1. The award is not based on a nonfact.

     

    The Agency argues that the award is based on the nonfact[15] that the arbitrary and capricious standard in Article 26 is limited to a showing of whether the mission of the Agency would be compromised by granting the grievants’ telework requests.[16]  In addition, the Agency asserts that the Arbitrator failed to address the Agency’s evidence regarding its reasons for denying the grievants’ telework requests.[17]  

 

Here, the Agency is challenging the Arbitrator’s interpretation of the phrase “arbitrary and capricious” in Article 26 to mean whether or not the grievants’ telework requests would compromise the mission of the Agency.[18]  Because the Agency’s argument challenges the Arbitrator’s interpretation of the parties’ agreement, which is not a factual matter, it provides no basis for finding that the award is based on a nonfact.[19]  Furthermore, to the extent that the Agency argues that the Arbitrator would have reached a different result because she did not discuss the “substantial record of evidence”[20] the Agency presented regarding its reasons for denying the telework requests, such an argument challenges the Arbitrator’s weighing of the evidence and also does not provide a basis for finding that the award is based on a nonfact.[21] 

 

We deny the Agency’s exception.

 

  1. The award is not contrary to law.

 

The Agency argues that the award is contrary to law[22] because it excessively interferes with management’s right to direct employees and assign work under § 7106(a)(2)(A) and (B) of the Statute.[23]  Specifically, the Agency contends that the Arbitrator, in limiting the Agency to deciding telework requests based on mission-related reasons only, “effectively prevent[ed] the Agency from making such determinations on any other statutory management right basis, i.e., how employees are to perform in their jobs.”[24] 

 

Here, the Arbitrator did not                    “prevent[] the Agency from making” telework determinations, or limit any future determinations, as the Agency argues.[25]  The Arbitrator simply found that the Agency violated the parties’ agreement in denying the telework requests in this case.  Because the Agency’s argument does not demonstrate that the award is contrary to law, we deny the Agency’s exception.[26]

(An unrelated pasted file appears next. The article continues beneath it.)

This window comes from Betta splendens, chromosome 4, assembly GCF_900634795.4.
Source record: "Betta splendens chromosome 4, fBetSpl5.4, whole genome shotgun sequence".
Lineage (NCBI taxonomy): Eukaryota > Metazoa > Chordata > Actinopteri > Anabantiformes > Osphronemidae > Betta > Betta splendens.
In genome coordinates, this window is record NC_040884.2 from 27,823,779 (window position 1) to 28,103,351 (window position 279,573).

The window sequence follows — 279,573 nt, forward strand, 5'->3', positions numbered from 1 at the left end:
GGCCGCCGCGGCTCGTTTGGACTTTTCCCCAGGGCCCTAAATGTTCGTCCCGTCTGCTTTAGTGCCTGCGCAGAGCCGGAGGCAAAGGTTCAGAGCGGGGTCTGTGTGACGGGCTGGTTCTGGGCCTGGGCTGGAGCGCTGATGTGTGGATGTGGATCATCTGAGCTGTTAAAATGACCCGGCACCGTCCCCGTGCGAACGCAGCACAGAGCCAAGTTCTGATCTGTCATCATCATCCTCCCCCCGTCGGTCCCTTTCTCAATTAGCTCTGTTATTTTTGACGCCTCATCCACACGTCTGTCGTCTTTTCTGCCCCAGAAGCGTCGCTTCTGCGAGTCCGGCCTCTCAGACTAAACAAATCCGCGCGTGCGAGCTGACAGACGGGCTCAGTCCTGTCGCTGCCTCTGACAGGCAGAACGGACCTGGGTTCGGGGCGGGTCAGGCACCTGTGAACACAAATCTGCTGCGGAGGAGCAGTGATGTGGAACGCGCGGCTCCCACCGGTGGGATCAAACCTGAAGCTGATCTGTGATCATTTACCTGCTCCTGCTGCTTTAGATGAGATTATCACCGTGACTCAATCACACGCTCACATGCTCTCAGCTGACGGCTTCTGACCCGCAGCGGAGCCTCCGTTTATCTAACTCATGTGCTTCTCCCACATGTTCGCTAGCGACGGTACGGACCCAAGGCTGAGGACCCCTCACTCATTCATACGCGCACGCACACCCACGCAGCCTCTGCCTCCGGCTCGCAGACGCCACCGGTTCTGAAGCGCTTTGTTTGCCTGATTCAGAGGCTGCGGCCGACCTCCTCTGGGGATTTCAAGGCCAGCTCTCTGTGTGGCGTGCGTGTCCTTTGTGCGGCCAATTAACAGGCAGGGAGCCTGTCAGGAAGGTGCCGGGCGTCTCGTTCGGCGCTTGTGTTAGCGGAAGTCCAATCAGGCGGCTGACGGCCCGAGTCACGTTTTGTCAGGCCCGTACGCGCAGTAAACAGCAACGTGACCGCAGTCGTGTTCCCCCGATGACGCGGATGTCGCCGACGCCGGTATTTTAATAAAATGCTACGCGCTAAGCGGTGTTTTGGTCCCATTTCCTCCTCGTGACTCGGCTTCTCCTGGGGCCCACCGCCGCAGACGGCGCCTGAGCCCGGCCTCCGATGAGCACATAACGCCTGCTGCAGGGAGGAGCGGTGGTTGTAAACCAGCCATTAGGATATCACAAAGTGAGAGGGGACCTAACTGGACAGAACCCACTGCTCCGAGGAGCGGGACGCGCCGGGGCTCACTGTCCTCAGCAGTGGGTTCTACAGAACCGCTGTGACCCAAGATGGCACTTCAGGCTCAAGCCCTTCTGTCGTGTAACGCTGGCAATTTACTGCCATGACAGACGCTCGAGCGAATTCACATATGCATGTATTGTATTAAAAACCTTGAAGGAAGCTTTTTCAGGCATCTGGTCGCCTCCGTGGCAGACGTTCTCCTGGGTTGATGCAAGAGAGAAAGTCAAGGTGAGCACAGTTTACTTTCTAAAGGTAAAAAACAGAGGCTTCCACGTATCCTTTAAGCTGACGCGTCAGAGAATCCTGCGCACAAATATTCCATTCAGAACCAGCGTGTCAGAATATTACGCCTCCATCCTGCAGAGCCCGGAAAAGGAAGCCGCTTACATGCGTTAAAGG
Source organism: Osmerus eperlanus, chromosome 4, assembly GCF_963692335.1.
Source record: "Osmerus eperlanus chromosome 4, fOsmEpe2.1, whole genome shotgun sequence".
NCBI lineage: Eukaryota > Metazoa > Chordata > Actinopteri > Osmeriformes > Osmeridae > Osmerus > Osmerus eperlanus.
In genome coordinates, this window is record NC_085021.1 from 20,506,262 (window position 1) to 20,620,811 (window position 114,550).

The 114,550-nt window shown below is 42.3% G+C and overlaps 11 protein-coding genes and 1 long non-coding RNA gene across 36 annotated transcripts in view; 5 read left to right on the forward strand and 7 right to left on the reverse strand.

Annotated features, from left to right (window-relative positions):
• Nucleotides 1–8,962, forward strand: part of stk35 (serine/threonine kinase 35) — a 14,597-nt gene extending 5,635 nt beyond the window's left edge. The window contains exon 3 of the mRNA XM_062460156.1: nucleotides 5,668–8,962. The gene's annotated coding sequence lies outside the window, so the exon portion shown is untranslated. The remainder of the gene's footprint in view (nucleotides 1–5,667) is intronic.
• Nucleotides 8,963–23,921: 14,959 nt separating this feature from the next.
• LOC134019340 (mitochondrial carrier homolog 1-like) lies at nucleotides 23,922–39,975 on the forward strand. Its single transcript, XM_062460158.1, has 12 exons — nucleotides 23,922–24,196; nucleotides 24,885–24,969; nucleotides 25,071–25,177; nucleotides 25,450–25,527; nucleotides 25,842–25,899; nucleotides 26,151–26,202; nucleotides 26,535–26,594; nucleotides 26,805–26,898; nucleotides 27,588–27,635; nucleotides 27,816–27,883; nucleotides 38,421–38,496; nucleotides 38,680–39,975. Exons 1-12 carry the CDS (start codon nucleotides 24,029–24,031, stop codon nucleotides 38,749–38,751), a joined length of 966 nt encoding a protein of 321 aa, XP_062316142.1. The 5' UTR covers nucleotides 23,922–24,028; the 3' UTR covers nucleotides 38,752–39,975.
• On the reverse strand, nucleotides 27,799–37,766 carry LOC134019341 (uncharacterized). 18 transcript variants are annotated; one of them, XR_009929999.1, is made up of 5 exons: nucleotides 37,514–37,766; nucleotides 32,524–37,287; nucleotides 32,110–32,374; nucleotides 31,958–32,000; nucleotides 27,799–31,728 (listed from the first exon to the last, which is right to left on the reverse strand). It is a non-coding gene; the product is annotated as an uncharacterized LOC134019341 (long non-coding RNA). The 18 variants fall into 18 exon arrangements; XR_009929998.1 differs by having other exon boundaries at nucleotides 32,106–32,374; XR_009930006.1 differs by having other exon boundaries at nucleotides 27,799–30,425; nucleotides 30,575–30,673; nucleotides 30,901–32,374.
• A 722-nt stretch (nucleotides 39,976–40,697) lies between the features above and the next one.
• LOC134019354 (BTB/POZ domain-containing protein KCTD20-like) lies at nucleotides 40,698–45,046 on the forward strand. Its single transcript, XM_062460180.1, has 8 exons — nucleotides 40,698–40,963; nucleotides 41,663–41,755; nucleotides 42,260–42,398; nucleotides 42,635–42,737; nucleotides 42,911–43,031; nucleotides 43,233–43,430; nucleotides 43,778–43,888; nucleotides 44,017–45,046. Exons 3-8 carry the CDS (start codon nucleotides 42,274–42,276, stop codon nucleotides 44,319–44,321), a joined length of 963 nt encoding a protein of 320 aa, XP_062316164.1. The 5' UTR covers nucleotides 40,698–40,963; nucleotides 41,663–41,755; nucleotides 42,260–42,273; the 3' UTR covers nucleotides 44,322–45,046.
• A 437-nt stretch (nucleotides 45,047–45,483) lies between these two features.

IV.          Decision

               

                We deny the Agency’s exceptions.

 

 

 

Member Abbott, concurring:

 

                In order to avoid an impasse between the Members, I agree that the Arbitrator’s award is not contrary to law for the reasons stated in our decision.  However, I do not believe that our decision today goes far enough to explain why, under these circumstances, it is not contrary to law.

 

In SSA,1 the Authority recently held that the arbitrator’s interpretation of the parties’ agreement excessively interfered with management’s right to direct employees and assign work because it “prevent[ed] the Agency from determining” the appropriate number of hearings for its administrative law judges to schedule each month in order to be eligible for telework.2   Here, unlike in SSA, the Arbitrator did not limit the Agency’s right to decide telework requests, but instead found that the Agency did not provide a particular reason for the denials as to “these [g]rievants” and thus acted arbitrarily in denying the fourth day of telework.3  Consequently, the Arbitrator’s award does not excessively interfere with management’s right to assign work4 as did the award in SSA.

       

I also would have also taken this opportunity to clarify that the frequency of telework—the “when” an eligible employee may perform his or her duties away from the duty station and “when” that eligible employee must report to the duty station—is inherent to management’s right to assign work.5  In my view, Authority precedent that indicates otherwise is wrongly decided and should no longer be followed.6

Even with this approach, the Agency’s argument would fail to establish that the award excessively interferes with management’s right to assign work.

 

 

 

 

 

 

 

 

 

 

 

 

 

 

 

 

 

 

 

 

 

 

 

 

 

 

 

 

 

 

 

 

 

 

 

 

 

 

 

 

 

 

 

 

 

 

 

 

 

 

 

 

 

 

Chairman Kiko, dissenting:

               

For the following reasons, I disagree with my colleagues, and would set aside the award as failing to draw its essence from the agreement.

 

The Authority has recently, and repeatedly, held that when an agreement’s wording is plain, arbitrators may not look beyond the collective-bargaining agreement – to extraneous considerations – to modify the agreement’s clear and unambiguous terms.1  Yet, that is exactly what the majority does here.2  Instead of practicing what the Authority preaches, the majority relies on extraneous considerations to determine whether Article 26, Section 4(B) of the parties’ agreement precludes Agency conduct that is                          “arbitrary and capricious”3 or “arbitrary or capricious.”4  But, to answer that question, we need look only to the plain wording of Article 26, which plainly precludes “arbitrary and capricious” telework denials.5 

 

Despite Article 26’s plain wording, the majority goes outside of the parties’ agreement, to the Administrative Procedure Act (APA), to determine the parties’ intent.6  Based on considerations such as the APA’s arbitrary-and-capricious standard and courts’ interpretations of it, the majority then modifies the parties’ agreement to preclude Agency conduct that is “arbitrary or capricious,” or, in this case, only “arbitrary.”7  In doing so, the majority undermines the stability of the plain terms of the parties’ agreement8 – which, again, specifically precludes only             “arbitrary and capricious” conduct.9  Further, by acting inconsistently with our recent essence precedent,10 the majority’s decision injects confusion into this area of law.  For these reasons alone, I dissent.